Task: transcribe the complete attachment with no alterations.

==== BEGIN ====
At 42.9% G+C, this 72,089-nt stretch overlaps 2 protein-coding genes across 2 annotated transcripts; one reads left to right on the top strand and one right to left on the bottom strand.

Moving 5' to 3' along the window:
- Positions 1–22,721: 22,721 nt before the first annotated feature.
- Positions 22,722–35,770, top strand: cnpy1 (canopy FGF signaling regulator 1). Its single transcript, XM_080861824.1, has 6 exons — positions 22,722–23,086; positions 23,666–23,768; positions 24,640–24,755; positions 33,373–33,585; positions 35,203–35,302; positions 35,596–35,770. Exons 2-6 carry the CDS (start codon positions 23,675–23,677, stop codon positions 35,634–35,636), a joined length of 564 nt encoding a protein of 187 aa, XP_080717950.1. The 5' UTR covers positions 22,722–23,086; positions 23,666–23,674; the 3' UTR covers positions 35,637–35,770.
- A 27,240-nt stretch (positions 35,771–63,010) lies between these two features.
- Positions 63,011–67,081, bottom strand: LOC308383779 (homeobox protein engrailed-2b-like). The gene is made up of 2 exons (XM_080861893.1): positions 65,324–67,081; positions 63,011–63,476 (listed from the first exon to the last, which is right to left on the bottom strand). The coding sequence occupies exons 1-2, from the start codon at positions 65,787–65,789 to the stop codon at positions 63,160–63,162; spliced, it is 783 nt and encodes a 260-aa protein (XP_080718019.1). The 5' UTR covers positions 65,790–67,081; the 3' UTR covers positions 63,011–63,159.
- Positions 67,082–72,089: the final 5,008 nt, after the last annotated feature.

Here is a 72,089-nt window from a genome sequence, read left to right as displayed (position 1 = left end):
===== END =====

At 42.9% G+C, this 72,089-nt stretch overlaps 2 protein-coding genes across 2 annotated transcripts; one reads left to right on the top strand and one right to left on the bottom strand.

Moving 5' to 3' along the window:
- Positions 1–22,721: 22,721 nt before the first annotated feature.
- Positions 22,722–35,770, top strand: cnpy1 (canopy FGF signaling regulator 1). Its single transcript, XM_080861824.1, has 6 exons — positions 22,722–23,086; positions 23,666–23,768; positions 24,640–24,755; positions 33,373–33,585; positions 35,203–35,302; positions 35,596–35,770. Exons 2-6 carry the CDS (start codon positions 23,675–23,677, stop codon positions 35,634–35,636), a joined length of 564 nt encoding a protein of 187 aa, XP_080717950.1. The 5' UTR covers positions 22,722–23,086; positions 23,666–23,674; the 3' UTR covers positions 35,637–35,770.
- A 27,240-nt stretch (positions 35,771–63,010) lies between these two features.
- Positions 63,011–67,081, bottom strand: LOC308383779 (homeobox protein engrailed-2b-like). The gene is made up of 2 exons (XM_080861893.1): positions 65,324–67,081; positions 63,011–63,476 (listed from the first exon to the last, which is right to left on the bottom strand). The coding sequence occupies exons 1-2, from the start codon at positions 65,787–65,789 to the stop codon at positions 63,160–63,162; spliced, it is 783 nt and encodes a 260-aa protein (XP_080718019.1). The 5' UTR covers positions 65,790–67,081; the 3' UTR covers positions 63,011–63,159.
- Positions 67,082–72,089: the final 5,008 nt, after the last annotated feature.

Here is a 72,089-nt window from a genome sequence, read left to right as displayed (position 1 = left end):